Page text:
Sunday, March 27, 2016

Historic photos from late Jim Davis, retired FAMU lobbyist, on display in Black Archives

On Feb. 23, Florida Agricultural and Mechanical University (FAMU) retiree James “Jim” Davis donated three historical framed photos from his personal archive to the Meek-Eaton Black Archives Research Center and Museum where they will be displayed and cared for on “The Hill” for years to come.

Davis, a longtime FAMU lobbyist and former executive assistant to former FAMU President Frederick S. Humphries, recently lost his battle with cancer. Before passing away on March 17, Davis showed his continued support of the University through his generous contribution.

Nashid Madyun, director of the Black Archives, said he was very grateful for Davis’ donation because it is reflective of his rich legacy at FAMU and in the world.

“When he came to donate the pictures he was full of life and energy and wit and substance,” Madyun said of his moments with Davis. “Jim Davis was important to the growth and prominence of Florida A&M and it is reflected in the images he shared.”

Madyun said he encourages other FAMU graduates, professors, and retirees to donate to the Black Archives because the curators at the museum are dedicated to preserving the research and historical contributions of FAMU and African-American people in general.

“The Black Archives collects and maintains a treasure that reflects the contributions of faculty, administrators and staff,” Madyun said. “We are seeking alums’ and professors’ research and papers so that students can have access to it. We are always encouraging them to contact us first to determine the significance and then we decide if we can house it at the Black Archives.”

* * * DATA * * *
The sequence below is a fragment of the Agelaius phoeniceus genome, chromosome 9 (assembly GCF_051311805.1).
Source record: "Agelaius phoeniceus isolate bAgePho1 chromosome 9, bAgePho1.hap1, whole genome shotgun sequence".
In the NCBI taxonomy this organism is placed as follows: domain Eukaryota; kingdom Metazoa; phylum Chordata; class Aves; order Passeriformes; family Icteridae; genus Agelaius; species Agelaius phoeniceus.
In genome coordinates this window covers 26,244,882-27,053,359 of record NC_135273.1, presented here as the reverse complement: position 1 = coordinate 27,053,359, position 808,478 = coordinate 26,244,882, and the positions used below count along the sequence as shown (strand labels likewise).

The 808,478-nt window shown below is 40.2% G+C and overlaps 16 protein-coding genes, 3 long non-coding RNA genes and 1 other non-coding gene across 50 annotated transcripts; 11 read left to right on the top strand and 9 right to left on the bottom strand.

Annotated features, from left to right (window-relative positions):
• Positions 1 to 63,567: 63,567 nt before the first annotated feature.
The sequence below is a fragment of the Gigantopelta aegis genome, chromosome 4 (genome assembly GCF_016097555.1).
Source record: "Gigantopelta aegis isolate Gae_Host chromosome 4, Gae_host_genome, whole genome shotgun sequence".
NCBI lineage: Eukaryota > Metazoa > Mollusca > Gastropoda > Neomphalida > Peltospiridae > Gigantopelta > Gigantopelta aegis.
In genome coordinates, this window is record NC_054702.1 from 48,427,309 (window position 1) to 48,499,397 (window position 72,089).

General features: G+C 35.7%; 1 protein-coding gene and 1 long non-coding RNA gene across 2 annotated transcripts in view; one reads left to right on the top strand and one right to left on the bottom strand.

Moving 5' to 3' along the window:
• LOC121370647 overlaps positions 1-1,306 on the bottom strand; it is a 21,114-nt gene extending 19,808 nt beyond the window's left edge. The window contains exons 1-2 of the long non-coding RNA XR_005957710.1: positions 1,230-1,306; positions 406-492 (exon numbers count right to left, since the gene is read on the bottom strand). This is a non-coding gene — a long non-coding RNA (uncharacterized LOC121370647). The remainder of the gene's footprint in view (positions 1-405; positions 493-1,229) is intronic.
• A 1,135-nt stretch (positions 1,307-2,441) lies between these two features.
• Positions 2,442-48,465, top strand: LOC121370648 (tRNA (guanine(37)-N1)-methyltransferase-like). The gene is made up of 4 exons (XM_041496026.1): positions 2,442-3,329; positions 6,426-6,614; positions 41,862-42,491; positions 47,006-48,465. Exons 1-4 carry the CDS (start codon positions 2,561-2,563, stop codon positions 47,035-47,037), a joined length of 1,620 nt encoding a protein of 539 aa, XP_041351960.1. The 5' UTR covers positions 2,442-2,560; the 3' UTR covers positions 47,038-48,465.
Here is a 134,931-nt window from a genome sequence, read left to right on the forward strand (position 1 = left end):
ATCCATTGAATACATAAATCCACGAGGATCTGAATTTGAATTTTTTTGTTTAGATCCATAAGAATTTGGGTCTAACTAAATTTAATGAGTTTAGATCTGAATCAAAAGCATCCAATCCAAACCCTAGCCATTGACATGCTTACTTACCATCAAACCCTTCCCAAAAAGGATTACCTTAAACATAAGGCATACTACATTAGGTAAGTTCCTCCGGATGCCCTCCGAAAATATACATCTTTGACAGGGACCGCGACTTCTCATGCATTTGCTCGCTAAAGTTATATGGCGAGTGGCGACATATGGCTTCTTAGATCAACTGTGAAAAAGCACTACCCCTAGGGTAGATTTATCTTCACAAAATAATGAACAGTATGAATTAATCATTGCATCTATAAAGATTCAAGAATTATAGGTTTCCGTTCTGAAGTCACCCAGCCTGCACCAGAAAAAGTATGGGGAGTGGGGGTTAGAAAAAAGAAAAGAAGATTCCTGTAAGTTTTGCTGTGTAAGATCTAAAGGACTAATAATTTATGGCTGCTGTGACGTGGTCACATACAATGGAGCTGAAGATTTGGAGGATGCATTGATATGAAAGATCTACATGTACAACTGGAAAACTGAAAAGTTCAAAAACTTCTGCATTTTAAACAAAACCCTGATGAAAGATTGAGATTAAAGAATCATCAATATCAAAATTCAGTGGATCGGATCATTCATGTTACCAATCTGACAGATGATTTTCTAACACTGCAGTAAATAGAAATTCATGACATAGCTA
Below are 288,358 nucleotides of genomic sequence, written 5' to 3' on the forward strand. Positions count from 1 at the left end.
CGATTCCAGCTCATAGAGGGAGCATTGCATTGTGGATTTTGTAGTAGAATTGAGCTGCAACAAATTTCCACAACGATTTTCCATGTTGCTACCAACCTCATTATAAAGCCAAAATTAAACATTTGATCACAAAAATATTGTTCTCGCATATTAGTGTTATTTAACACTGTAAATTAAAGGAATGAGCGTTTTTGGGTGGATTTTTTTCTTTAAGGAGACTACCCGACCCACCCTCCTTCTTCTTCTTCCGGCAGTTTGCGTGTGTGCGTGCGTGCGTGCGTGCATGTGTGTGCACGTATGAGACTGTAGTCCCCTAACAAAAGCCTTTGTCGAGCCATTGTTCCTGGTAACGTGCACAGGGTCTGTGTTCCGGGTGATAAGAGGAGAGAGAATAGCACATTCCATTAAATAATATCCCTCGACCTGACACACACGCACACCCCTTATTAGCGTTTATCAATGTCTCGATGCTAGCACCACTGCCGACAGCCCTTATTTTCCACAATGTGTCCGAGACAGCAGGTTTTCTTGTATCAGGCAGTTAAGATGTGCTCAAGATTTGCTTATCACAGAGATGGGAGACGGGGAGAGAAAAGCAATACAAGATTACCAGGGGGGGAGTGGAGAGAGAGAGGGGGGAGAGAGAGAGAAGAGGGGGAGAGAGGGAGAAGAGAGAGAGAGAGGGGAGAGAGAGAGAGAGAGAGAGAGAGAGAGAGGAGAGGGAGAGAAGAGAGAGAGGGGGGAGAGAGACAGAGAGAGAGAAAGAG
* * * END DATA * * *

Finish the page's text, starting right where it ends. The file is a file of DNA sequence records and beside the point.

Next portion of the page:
Davis’ generous donation included photos featuring the late pianist, singer, and songwriter Ray Charles, that also prominently showcased distinguished FAMU alumna former Congresswoman Carrie Meek—of whom the Black Archives was named.

Carmen Cummings, executive director of the Office of Alumni Affairs, said she was thrilled when she learned that Davis was interested in donating more of his own cherished memorabilia to the University. Cummings explained that Davis was a regular contributor to the archives, and this donation was just another example of his love and dedication to enhancing FAMU.

“Mr. Davis had a long and impressive history of giving the utmost to support and sustain FAMU,” Cummings explained. “His passion and commitment toward raising awareness about the relevance of HBCU’s like FAMU was unwavering.”

She added, “FAMU’s embrace of Mr. Davis’ cherished artifacts ensures that the legacy of our esteemed alum will indeed live on.”

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